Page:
Donegal Township sawmill tour highlights changing lumber industry
A complex, noisy network of blades and belts turned logs into dowels before a crowd of excited onlookers Saturday.
“I feel like Willy Wonka in the chocolate factory,” sawmill manager Patrick Cannin said as he showed off stacks of thousands of dowels piled high behind him. They will be used to make handles for sledgehammers, shovels and other tools.
About 25 people attended the tour of the Ames sawmill in Donegal Township, organized by the Westmoreland Woodlands Improvement Association.
Ames is based in Camp Hill and has numerous facilities in several states, but the wood used at the Donegal mill all comes from within a 200-mile radius, Cannin said.
“All of the wood you’re going to see here today, I rely on you folks for it,” he said.
Many members of the Westmoreland Woodlands Improvement Association own forests and wood farms. The group is celebrating its 30th year.
It started in early 1989 as an effort to educate landowners about sustainable forestry, and give them a way to meet others with similar interests.
“It’s an educational thing, and a fun social thing,” founding member Tony Quadro said.
The group takes occasional field trips, like the one to the sawmill, to teach its members more about how lumber is used.
“It educates our members to potential markets, and the end result of where their lumber ends up,” association President John Hilewick said.
The mill is a perfect illustration of how the wood business has changed over the years, Cannin said. Some of its equipment is about 100 years old and still going strong, while some is state-of-the-art machinery run by computers.
The sawmill was owned by Babcock Lumber until 2014, when Ames took it over. It employs about 42 people.
Most of its employees, including Cannin, worked there during the Babcock days, and have had to adapt to a new mission.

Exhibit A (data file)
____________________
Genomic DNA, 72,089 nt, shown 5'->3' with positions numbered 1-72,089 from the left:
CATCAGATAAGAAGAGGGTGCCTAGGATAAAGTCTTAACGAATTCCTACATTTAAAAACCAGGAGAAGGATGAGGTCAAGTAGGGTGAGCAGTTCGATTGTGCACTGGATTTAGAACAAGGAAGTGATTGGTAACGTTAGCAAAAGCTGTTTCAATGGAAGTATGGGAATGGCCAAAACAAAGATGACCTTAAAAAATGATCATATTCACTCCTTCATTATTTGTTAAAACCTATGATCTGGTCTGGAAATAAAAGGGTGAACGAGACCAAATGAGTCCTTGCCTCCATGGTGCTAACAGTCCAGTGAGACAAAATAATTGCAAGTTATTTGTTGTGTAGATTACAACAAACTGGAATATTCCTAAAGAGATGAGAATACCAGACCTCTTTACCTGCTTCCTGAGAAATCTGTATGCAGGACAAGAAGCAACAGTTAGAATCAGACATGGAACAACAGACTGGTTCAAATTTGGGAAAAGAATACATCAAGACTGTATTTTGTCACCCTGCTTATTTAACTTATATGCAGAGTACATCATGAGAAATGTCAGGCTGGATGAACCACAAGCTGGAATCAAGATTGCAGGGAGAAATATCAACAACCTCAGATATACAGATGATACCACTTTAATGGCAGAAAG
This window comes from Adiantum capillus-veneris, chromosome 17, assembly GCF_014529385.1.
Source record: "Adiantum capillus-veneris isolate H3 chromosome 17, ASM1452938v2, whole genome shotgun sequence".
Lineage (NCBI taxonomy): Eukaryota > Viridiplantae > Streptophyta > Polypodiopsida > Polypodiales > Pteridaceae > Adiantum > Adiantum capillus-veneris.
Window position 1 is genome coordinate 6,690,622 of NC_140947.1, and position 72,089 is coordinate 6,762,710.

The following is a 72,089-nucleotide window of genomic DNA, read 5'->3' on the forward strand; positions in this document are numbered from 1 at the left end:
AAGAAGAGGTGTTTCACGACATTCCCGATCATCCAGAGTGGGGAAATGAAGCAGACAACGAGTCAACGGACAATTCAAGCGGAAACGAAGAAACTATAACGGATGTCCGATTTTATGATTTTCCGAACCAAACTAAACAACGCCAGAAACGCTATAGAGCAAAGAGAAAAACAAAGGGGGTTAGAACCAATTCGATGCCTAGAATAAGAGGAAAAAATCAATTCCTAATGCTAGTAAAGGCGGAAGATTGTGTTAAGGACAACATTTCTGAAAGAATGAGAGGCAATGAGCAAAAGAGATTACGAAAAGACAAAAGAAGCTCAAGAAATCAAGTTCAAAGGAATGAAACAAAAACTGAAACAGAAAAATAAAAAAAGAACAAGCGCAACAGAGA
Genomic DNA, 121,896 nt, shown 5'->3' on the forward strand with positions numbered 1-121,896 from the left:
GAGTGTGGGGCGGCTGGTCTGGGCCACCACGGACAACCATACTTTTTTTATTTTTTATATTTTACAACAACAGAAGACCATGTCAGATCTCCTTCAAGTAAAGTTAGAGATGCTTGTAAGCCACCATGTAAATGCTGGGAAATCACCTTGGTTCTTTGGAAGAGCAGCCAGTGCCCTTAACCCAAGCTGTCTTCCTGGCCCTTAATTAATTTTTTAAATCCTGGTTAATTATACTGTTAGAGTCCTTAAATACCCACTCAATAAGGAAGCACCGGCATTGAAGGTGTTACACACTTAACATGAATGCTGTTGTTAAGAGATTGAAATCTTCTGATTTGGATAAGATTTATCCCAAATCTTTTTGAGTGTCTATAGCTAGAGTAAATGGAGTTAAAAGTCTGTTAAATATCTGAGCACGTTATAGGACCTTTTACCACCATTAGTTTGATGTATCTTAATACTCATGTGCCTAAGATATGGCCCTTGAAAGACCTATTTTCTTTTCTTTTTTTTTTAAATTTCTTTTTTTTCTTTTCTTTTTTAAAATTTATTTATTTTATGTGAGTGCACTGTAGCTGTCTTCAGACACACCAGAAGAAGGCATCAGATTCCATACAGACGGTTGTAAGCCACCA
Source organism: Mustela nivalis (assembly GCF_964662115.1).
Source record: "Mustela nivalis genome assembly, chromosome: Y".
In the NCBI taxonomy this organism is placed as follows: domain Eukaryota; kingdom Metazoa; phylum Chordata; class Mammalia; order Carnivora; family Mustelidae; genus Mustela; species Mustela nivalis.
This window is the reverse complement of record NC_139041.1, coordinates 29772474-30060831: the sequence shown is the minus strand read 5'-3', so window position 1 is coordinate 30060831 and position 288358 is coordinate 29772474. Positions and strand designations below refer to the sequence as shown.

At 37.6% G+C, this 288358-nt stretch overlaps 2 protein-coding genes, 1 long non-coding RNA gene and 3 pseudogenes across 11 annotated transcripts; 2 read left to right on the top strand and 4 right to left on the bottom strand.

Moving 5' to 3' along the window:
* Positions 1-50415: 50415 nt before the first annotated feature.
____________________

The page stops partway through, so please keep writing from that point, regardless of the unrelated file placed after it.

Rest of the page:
“We’re learning to become toolmakers,” he said. “We’re getting pretty good at it, I think.”
Forest owners have had their own changes and challenges to deal with, according to Quadro.
One common problem is the practice of “high grading,” in which loggers “cut the best and leave the rest” of the trees in an area, Hilewick said. This can be very profitable for landowners in the short term, but harms the long-term viability of the woodland.
The association works to convince landowners that more sustainable logging practices are better for the land and, in the long term, more profitable.
That’s been a priority for decades, but modern environmentalists and forest owners have new issues to deal with as well.
Insects such as the emerald ash borer have devastated tree populations. Ash used to be Ames’ preferred wood for making tool handles, but the company has mostly switched to red oak because ash is too hard to find, Cannin said.
Meanwhile, invasive plant species such as Japanese honeysuckle are choking out local forests, Quadro said.
There’s also more regulations to follow. Association member Rus Davies owns a small wood farm in Fairfield Township, said he has to jump through lots of hoops to get his operation regularly inspected.
This can be a costly hassle, but it does attract customers who want to buy certified sustainable wood, he said. Many landowners were already dedicated to sustainable practices, he said.
“People are now required to do it. I think most people did it anyway, I think it just weeds out the bottom feeders,” he said.
Not everyone who attended the tour was a forest owner. The trip was open to the public. Sandra and Allan Aahl, of Derry, saw an advertisement for the tour and decided to come along.
“I like the industrial aspect of it,” Allan Aahl said. “Their ability to employ people with local resources.”
Quadro said the Westmoreland Woodlands Improvement Association is for anyone interested in the woods, not just landowners.
It has more than 90 members, the most in its history, and Quadro hopes it will continue to thrive as it enters its fourth decade.
Jacob Tierney is a Tribune-Review staff writer.
You can contact Jacob at 724-836-6646, [email protected] or via Twitter @Soolseem.
Jacob Tierney is a Tribune-Review staff writer. You can contact Jacob at 724-836-6646, [email protected] or via Twitter .